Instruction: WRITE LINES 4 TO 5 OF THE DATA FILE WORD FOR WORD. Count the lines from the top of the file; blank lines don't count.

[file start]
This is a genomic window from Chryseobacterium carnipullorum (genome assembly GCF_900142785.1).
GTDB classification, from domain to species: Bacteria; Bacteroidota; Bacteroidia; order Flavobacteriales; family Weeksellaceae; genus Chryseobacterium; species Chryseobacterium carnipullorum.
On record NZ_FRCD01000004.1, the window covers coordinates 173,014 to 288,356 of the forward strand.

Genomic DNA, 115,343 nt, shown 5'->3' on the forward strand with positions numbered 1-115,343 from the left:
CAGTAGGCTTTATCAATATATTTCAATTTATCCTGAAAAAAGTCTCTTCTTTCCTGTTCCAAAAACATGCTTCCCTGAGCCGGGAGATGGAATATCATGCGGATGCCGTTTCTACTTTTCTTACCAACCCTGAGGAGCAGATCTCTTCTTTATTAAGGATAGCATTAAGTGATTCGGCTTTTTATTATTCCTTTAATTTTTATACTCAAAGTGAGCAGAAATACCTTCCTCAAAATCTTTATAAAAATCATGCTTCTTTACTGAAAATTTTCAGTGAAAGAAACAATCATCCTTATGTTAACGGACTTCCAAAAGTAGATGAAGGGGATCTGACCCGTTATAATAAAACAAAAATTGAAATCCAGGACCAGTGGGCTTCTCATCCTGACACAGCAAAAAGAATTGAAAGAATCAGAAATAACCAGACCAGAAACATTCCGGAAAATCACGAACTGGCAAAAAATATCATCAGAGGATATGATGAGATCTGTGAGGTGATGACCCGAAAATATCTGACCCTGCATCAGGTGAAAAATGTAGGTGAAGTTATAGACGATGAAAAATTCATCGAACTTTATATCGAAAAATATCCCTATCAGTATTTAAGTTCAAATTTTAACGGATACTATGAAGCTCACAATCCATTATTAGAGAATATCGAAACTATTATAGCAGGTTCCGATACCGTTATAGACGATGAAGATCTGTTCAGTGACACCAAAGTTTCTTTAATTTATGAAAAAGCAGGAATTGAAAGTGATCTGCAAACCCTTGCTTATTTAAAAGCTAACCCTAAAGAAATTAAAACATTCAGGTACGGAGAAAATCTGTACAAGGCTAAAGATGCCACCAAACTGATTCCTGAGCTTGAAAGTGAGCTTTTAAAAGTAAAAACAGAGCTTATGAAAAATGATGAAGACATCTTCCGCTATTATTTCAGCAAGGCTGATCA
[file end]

Genomic DNA, 115,343 nt, shown 5'->3' on the forward strand with positions numbered 1-115,343 from the left:
CAGTAGGCTTTATCAATATATTTCAATTTATCCTGAAAAAAGTCTCTTCTTTCCTGTTCCAAAAACATGCTTCCCTGAGCCGGGAGATGGAATATCATGCGGATGCCGTTTCTACTTTTCTTACCAACCCTGAGGAGCAGATCTCTTCTTTATTAAGGATAGCATTAAGTGATTCGGCTTTTTATTATTCCTTTAATTTTTATACTCAAAGTGAGCAGAAATACCTTCCTCAAAATCTTTATAAAAATCATGCTTCTTTACTGAAAATTTTCAGTGAAAGAAACAATCATCCTTATGTTAACGGACTTCCAAAAGTAGATGAAGGGGATCTGACCCGTTATAATAAAACAAAAATTGAAATCCAGGACCAGTGGGCTTCTCATCCTGACACAGCAAAAAGAATTGAAAGAATCAGAAATAACCAGACCAGAAACATTCCGGAAAATCACGAACTGGCAAAAAATATCATCAGAGGATATGATGAGATCTGTGAGGTGATGACCCGAAAATATCTGACCCTGCATCAGGTGAAAAATGTAGGTGAAGTTATAGACGATGAAAAATTCATCGAACTTTATATCGAAAAATATCCCTATCAGTATTTAAGTTCAAATTTTAACGGATACTATGAAGCTCACAATCCATTATTAGAGAATATCGAAACTATTATAGCAGGTTCCGATACCGTTATAGACGATGAAGATCTGTTCAGTGACACCAAAGTTTCTTTAATTTATGAAAAAGCAGGAATTGAAAGTGATCTGCAAACCCTTGCTTATTTAAAAGCTAACCCTAAAGAAATTAAAACATTCAGGTACGGAGAAAATCTGTACAAGGCTAAAGATGCCACCAAACTGATTCCTGAGCTTGAAAGTGAGCTTTTAAAAGTAAAAACAGAGCTTATGAAAAATGATGAAGACATCTTCCGCTATTATTTCAGCAAGGCTGATCA